(Photo right: CvH being stalked by DiJ regular Emmett Mahoney)

Answer: because there are so many ways to “follow” him—through the Rosenberg Academy, his own Hemert Academy, his youtube channel, his facebook page, etc—that doing so pretty much amounts to stalking.

And yes, you should, if you are interested in a drip feed of very practical—that is, practice-oriented—advice from him.

This will be Christiaan van Hemert’s first visit to Django in June, and one thing I very much appreciate about his approach is that he understands the difference between face-to-face versus media-mediated instruction. Sure, it’s great that we all have access to more and more instructional material through videos, DVD’s, streaming, CD’s…even this newfangled thing called a “book.” He’s very much in that business himself through the Rosenberg Academy, and in the text below he gives an appreciative nod to the similar work Denis Chang is doing through his DC Music School.

But none of that replaces face-to-face interaction. Christiaan and Denis do not have so much to offer because they’ve watched so many videos; it’s because they’ve gone way out of their way to work, play and develop personal relationships with true experts in this style, for years. (Oh…and they’ve practiced, a lot.)

I’m going to paste a link to, and the text from, a long facebook post of Christiaan’s below. But in case you don’t make it to the end here’s his concluding sentence, one I couldn’t have put much better myself:

In my experience it is very difficult to fully explain this thing over Skype (and I dislike doing it that way) so come to DIJ if you want to know all the details. Or if you see me at another festival, just ask me about it!

Yeah, like that.

Here’s a link to the actual facebook post, which includes video and a written transcription.

The remaining text is from Christiaan’s post, just to give you a taste of what he’s proposing to offer at DiJ this summer:

After the short video I posted last week with “the four dominant chord positions of the Dutch Style” I got a lot of questions, some mails and a bunch of requests for Skype lessons to explain it further. Eric Lecordieralso made and shared a transcription, thanks for that!

I’ve decided to make a follow up video (sort of) in which I show a similar system for 6/maj7 chords. I annotated the video to give you an idea of what’s happening and I also threw in the whole thing in half speed at the end.

Everyone that has ever had a lesson with me knows I love systematic approaches. I have an improv system for violin (which is nothing like the one for guitar) and I have a very specific one for (gypsy) jazz guitar which I’ve decided to call the “van Hemert system” from now on (is that catchy? smile emoticon ) It’s something I came up with myself and I’ve never really seen this exact thing anywhere else.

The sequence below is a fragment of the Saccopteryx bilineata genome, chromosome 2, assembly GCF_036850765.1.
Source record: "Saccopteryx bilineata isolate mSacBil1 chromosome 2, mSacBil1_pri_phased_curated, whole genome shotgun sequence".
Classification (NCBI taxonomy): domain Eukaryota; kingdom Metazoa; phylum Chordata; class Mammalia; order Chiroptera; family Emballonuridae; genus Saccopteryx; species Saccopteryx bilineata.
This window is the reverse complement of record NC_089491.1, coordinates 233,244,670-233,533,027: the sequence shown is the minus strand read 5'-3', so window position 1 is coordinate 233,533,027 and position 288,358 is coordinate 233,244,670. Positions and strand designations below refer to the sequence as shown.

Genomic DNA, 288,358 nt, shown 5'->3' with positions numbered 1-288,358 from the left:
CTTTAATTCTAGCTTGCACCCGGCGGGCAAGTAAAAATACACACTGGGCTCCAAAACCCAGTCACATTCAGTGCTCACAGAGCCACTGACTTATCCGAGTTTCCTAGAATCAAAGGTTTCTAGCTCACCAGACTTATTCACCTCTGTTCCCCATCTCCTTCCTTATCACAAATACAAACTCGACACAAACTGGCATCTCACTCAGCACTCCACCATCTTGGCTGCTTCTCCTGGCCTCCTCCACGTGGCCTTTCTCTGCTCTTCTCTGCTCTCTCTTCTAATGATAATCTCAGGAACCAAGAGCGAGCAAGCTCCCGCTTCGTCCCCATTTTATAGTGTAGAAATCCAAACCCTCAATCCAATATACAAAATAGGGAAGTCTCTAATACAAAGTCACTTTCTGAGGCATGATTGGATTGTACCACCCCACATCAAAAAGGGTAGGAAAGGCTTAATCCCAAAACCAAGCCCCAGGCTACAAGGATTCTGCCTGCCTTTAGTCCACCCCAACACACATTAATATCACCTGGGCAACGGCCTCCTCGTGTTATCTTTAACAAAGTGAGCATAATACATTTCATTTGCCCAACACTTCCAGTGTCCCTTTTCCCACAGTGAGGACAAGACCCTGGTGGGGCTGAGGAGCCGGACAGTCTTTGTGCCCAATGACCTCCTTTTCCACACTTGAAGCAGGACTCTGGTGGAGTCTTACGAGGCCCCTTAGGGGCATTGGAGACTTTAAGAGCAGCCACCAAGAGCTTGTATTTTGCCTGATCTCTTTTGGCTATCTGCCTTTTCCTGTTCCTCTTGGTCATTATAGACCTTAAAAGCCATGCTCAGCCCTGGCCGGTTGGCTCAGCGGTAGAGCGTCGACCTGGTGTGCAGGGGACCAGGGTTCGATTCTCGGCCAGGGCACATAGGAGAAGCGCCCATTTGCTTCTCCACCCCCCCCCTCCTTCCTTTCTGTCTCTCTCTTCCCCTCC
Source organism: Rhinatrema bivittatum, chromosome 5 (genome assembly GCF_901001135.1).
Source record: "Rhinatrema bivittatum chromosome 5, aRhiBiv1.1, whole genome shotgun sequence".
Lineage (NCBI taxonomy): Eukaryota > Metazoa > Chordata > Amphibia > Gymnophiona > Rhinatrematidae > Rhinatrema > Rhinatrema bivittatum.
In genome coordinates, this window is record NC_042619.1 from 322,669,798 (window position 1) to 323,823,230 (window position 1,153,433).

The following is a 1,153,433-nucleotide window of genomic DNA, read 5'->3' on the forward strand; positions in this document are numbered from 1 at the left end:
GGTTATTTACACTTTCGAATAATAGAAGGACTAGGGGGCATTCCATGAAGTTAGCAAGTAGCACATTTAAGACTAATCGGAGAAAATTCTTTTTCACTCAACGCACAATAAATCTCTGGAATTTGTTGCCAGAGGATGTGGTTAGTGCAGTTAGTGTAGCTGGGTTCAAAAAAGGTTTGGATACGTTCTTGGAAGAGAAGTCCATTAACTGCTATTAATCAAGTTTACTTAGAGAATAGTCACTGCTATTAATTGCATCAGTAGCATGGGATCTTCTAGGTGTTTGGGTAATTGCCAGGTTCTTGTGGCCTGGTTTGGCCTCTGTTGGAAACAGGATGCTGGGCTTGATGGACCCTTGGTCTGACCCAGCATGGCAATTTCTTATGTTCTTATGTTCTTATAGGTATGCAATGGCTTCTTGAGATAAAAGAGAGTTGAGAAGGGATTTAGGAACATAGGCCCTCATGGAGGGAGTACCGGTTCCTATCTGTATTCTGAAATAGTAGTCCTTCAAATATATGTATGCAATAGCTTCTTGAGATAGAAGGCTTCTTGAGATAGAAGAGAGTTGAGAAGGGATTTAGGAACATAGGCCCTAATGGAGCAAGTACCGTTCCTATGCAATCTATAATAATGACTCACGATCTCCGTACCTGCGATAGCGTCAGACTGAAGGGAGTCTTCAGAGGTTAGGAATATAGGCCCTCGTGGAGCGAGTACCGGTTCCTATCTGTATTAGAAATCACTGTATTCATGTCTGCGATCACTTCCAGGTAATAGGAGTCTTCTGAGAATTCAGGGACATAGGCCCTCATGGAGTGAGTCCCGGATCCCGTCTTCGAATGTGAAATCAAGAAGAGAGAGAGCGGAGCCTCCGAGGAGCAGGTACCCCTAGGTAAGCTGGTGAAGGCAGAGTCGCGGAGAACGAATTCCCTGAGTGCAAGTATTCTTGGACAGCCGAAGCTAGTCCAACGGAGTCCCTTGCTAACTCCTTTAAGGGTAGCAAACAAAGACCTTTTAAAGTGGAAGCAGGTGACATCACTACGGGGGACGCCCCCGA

A full explanation of the system is actually quite long but it helped me to get to a professional level of lead guitar playing very fast (I started playing lead guitar in 2011). I think that for someone who already has a solid technique and doesn’t have to come up with the system while learning how to play guitar at the same time, it can be even faster. The nicest thing about the system is that it doesn’t push you towards a specific style. After getting down the basics you can go in any direction you want and get there fast.

You don’t need good ears for the system to work or a high level knowledge of music theory. You DO need to put in a lot of hours, develop a sound technique and have a good source of transcriptions (which is easy to come by nowadays with the Rosenberg Academy and the DC music school).

My plan is to spend a lot of time in DIJ on the specifics of this system. If you feel stuck or don’t know where to start this system could very well be the solution. It’s not vague or open to interpretation, it’s actually very precise and it is crystal clear in what you have to practice which is a real benefit because starting with improvisation can seem daunting and very frustrating.

Here’s an explanation of what happens in the video:

– In the video I refer to 4 positions by number but I actually remember the positions myself by notes on the high/low E-string. So in Bb the first position is with my first finger on the root (6th fret), position 2 is with my first finger on the third (D), position 3 first finger on fifth (F) and position 4 first finger on sixth (G)

– The positions are flexible and I can move my hand one or two frets down or up

– The basis of the system is a specific lick/phrase per position (which I don’t show in the video)

– In the video I play random licks that I categorized per position (so not the basis licks) to show you some of the possibilities. I also mention the players I probably got them from or inspired the specific phrase

– The original players might not use the same fingerings or positions, I translate all new licks to my system so that they have some connection to the basic lick for that position and thus fit seamlessly with all the other phrases that I’m already playing.

A little more about the system itself.

The system is organized in the following categories:

– static 6/maj7 chords
– static minor chords (both m7 and m6)
– static dominant chords
– II-V-I
– christophe changes

So, do I really use this system while playing? You bet ya, I’m using it all the time. I’m constantly aware from which position I’m playing during a solo and because I categorized everything per position it’s easy (almost automatic) to connect everything in a musical way.

In my experience it is very difficult to fully explain this thing over Skype (and I dislike doing it that way) so come to DIJ if you want to know all the details or if you see me at another festival, just ask me about it!

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